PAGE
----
Betty points out that “they all did well in spite of their tragic background.”
It was in Jackson that Lowe switched from his old Sears Stella guitar to a flat-top round-hole Gibson. And it was during those Depression years that the teenage Mundell would hitchhike to places as far away as Nashville and New Orleans, his father hunting him down to drag him home.
Perhaps most important to his early development as a musician were his jaunts to Bourbon Street in New Orleans, where he heard jazz for the first time, though, as Lowe remembers it, they didn't call it jazz: “We called it making up your own songs.” The black musicians at The Open Door club would let him sit in, and he played in “spasm bands,” groups formed from loosely organized street-corner meet-ups.
In 1939, at age 17, Lowe landed a spot in Pee Wee King's western swing band, appearing regularly on the Grand Ole Opry, the radio show that had inspired him as a kid.
Within a few years, he was married to his first wife, who gave birth to his first daughter, and soon after that, the war intervened and Lowe was drafted into the Army. He trained at boot camp in Virginia and Georgia, and four months later he was fighting the Japanese army in Guadalcanal and later in the Philippines. It's not something he brings up, but he doesn't mind talking about it.
“That was somebody else, not me,” he said. “It's not personal for me. I don't understand the guys who sit around in uniforms and talk about the war. I've divorced myself from that whole idea.
“Part of the reason for that is, when I came home, I got to a point where I couldn't sleep. I was so hung up with the idea of running around trying to kill each other over there—and I've never said this to a writer before—that they sent me to a psychologist for six years in New York, and I finally got it squared away in my mind so I could live with it.”The other thing that helped him recover was the guitar. “I think that whole thing [war trauma] is what led to me to do all the studying I did with all the teachers I had. To get away from what I'd been through: Well, let's move forward.”
He had few opportunities to play while he was in the service but immersed himself in guitar again when he got out. He reconnected with the great producer John Hammond, whom he'd impressed in jam sessions before going overseas, which led to a gig with former Glen Miller drummer Ray McKinley.
After touring the U.S. with “Mac,” he worked with Benny Goodman and, from there, a succession of gigs with the great musicians of the time in top New York jazz clubs like the Village Vanguard, The Embers and Café Society, where he accompanied Billie Holiday. He recorded with Holiday, Charlie Parker, Lester Young, Mary Lou Williams, Dinah Washington, Jo Jones and others. In the late 1940s, Lowe also helped launch the career of the great pianist Bill Evans.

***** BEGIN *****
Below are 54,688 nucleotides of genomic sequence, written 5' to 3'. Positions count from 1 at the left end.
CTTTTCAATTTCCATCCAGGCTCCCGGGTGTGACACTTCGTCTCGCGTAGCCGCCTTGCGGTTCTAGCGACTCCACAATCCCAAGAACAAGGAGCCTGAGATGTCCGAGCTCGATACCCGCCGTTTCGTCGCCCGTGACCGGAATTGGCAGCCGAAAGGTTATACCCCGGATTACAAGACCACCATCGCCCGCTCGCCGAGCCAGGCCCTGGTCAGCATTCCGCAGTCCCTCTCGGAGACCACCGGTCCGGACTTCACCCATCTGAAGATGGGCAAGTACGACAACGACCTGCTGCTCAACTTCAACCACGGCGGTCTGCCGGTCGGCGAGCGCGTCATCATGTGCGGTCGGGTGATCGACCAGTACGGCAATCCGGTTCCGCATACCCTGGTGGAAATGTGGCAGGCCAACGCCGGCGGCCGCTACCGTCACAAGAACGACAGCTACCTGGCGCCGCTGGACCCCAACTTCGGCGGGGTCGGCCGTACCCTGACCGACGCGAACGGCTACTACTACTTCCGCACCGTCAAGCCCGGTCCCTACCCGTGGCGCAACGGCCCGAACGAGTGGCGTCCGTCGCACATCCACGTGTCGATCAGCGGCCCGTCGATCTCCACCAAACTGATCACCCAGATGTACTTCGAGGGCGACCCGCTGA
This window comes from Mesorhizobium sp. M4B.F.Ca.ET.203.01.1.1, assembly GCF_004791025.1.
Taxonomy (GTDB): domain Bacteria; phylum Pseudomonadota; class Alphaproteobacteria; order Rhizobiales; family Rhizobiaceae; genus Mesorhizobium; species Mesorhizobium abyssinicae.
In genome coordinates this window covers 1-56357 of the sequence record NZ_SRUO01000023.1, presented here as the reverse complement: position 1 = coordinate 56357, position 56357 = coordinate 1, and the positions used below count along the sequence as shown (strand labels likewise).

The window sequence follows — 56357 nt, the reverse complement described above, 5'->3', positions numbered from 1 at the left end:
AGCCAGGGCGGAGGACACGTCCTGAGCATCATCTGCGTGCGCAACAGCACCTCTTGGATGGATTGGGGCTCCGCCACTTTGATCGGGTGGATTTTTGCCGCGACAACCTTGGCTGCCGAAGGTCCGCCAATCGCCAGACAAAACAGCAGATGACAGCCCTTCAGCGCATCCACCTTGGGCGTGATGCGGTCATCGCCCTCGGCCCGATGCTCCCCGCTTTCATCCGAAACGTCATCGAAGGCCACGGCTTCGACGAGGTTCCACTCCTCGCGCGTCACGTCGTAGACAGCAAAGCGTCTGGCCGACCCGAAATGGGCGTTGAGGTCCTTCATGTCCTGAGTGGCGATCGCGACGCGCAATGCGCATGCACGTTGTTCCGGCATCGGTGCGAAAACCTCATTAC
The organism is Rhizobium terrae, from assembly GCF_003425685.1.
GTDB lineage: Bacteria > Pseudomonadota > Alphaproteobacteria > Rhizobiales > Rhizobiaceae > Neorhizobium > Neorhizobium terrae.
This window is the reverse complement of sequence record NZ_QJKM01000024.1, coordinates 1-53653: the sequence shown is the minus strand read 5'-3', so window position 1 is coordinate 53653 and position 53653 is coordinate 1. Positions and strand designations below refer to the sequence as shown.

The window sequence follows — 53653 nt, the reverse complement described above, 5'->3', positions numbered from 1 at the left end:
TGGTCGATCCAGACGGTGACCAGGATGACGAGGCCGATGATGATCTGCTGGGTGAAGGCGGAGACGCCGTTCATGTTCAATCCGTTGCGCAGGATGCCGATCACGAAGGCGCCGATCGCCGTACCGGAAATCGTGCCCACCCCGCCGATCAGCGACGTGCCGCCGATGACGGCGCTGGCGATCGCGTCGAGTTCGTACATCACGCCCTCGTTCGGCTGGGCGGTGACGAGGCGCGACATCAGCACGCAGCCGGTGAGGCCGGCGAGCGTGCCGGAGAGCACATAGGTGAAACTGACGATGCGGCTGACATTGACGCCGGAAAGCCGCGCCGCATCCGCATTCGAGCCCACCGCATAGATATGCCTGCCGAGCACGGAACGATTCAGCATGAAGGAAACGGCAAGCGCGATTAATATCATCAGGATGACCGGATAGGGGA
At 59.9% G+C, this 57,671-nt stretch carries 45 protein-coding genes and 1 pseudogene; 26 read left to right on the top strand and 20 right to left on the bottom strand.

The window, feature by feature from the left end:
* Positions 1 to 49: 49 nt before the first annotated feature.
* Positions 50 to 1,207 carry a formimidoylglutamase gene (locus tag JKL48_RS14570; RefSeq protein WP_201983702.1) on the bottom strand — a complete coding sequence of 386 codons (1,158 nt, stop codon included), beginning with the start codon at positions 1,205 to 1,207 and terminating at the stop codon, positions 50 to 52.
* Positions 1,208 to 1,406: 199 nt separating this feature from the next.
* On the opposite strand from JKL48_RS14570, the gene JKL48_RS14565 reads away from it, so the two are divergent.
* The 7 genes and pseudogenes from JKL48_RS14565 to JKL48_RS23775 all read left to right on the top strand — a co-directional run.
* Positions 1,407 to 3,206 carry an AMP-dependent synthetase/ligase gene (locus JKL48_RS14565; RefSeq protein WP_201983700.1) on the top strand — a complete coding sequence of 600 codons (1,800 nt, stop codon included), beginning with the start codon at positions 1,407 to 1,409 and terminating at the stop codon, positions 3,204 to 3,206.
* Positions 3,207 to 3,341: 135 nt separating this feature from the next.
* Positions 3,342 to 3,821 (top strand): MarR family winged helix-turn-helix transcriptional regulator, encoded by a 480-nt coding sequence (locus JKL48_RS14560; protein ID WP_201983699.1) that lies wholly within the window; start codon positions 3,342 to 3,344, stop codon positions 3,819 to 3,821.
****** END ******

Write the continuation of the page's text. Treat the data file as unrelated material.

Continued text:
In the 1950s, he moved into television—playing, composing and arranging for shows like The Today Show and The Kate Smith Hour. He began releasing albums as a solo artist, as well as performing on sessions with jazz and pop artists from Peggy Lee, Tony Bennett and Sammy Davis Jr. to The Everly Brothers and Jackie Wilson, to name a few.During the 1960s and '70s, he continued to record his own albums and perform in studio sessions and compose and arrange for television, winding up and eventually staying in Los Angeles, where he created music for shows like Hawaii Five-O and Wild Wild West. He also scored soundtracks for films, including the cult classic Billy Jack and Woody Allen's Everything You Always Wanted to Know About Sex.
The '80s and '90s saw Mundell return to his first love: performing live. He served for several years as director of the Monterey Jazz Festival and toured and recorded with The Andre Previn Trio and with The Great Guitars group with Charlie Byrd, Herb Ellis and Tal Farlow. It was at the end of the '80s when Lowe and Betty settled in San Diego, and he became a fixture on San Diego's jazz scene. Now, much of his legacy is being reissued, with hundreds of recordings he played on released during the past decade. He was honored this summer with a sold-out celebration of his life and music at Anthology and will perform at the San Diego Music Awards when he receives his honor.
How does it feel to be a legend?
“We were all just trying to pay the rent,” he said. “I'm convinced that history is only made after you guys write about it.”
And what does he think of winning the award? Betty answers for him: “It's better than a kick in the head.” Lowe just smiles and lets his sweetheart's joking stand as the last word.
Anyway, to him, it's probably just a gig. And that means he needs to get back in the house and practice to make sure he plays better tomorrow than he did today.